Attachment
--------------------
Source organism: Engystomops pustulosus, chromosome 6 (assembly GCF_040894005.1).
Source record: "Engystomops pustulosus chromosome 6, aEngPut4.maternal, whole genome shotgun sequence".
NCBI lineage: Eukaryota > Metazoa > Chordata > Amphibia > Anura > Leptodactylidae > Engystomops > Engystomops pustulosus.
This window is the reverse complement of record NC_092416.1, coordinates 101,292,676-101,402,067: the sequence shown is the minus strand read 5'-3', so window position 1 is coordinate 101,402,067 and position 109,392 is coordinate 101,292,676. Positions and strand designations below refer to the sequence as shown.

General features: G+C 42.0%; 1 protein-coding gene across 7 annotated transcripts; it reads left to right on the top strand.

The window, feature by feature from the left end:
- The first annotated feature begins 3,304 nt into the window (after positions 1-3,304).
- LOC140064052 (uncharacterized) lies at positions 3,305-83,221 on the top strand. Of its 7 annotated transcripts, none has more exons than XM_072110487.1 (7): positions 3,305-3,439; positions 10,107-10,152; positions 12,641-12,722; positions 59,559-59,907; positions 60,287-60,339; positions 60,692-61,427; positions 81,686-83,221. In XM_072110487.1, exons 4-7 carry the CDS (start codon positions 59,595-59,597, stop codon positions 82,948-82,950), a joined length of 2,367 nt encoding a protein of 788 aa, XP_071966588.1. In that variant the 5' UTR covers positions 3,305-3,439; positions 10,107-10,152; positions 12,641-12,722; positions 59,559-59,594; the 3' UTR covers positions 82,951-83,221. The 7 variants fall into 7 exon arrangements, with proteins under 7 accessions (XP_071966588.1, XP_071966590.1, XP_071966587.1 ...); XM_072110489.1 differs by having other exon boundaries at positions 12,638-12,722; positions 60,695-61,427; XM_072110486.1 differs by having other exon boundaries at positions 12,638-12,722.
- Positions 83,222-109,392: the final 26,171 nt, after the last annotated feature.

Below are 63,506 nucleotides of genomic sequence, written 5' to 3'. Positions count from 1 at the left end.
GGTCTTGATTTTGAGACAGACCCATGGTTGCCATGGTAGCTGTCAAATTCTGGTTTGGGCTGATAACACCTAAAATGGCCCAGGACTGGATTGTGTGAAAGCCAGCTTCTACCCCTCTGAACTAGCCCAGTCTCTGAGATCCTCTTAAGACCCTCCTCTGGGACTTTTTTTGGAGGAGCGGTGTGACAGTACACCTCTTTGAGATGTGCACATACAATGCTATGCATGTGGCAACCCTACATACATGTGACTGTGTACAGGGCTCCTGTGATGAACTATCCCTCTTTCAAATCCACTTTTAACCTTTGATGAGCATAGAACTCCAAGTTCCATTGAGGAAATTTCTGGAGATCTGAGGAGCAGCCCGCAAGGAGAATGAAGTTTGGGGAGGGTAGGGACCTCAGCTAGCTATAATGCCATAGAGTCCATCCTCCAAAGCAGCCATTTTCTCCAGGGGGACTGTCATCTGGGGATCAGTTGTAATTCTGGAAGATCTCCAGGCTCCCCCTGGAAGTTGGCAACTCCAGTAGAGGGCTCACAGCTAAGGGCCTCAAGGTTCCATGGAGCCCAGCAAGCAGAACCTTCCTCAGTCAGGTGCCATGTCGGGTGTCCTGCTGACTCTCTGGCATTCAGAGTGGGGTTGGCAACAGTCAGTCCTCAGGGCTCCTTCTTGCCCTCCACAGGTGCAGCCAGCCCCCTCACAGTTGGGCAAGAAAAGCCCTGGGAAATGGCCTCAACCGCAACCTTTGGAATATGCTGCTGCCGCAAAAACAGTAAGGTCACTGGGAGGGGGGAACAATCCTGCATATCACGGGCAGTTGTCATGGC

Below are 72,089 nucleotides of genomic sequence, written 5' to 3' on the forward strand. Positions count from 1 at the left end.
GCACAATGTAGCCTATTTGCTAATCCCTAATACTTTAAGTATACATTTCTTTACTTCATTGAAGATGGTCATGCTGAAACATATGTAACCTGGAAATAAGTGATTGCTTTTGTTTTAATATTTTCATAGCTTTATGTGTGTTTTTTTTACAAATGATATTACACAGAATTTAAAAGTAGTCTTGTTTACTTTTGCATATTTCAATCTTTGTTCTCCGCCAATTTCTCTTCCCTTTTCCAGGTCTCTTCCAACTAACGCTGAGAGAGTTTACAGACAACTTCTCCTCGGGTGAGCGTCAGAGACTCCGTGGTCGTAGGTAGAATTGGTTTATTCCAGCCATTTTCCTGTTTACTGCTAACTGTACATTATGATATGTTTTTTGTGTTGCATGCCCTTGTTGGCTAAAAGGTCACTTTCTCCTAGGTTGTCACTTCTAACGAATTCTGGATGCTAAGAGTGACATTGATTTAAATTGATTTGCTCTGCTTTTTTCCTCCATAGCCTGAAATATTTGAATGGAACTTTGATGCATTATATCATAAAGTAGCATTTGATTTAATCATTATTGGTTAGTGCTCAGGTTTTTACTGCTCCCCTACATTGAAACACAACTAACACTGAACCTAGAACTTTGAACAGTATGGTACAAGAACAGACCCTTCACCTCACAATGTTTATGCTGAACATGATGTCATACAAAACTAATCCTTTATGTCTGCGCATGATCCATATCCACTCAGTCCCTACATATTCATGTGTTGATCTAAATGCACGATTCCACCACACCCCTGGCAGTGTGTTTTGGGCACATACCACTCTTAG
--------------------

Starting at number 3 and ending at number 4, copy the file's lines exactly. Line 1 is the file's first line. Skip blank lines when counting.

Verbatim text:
NCBI lineage: Eukaryota > Metazoa > Chordata > Amphibia > Anura > Leptodactylidae > Engystomops > Engystomops pustulosus.
This window is the reverse complement of record NC_092416.1, coordinates 101,292,676-101,402,067: the sequence shown is the minus strand read 5'-3', so window position 1 is coordinate 101,402,067 and position 109,392 is coordinate 101,292,676. Positions and strand designations below refer to the sequence as shown.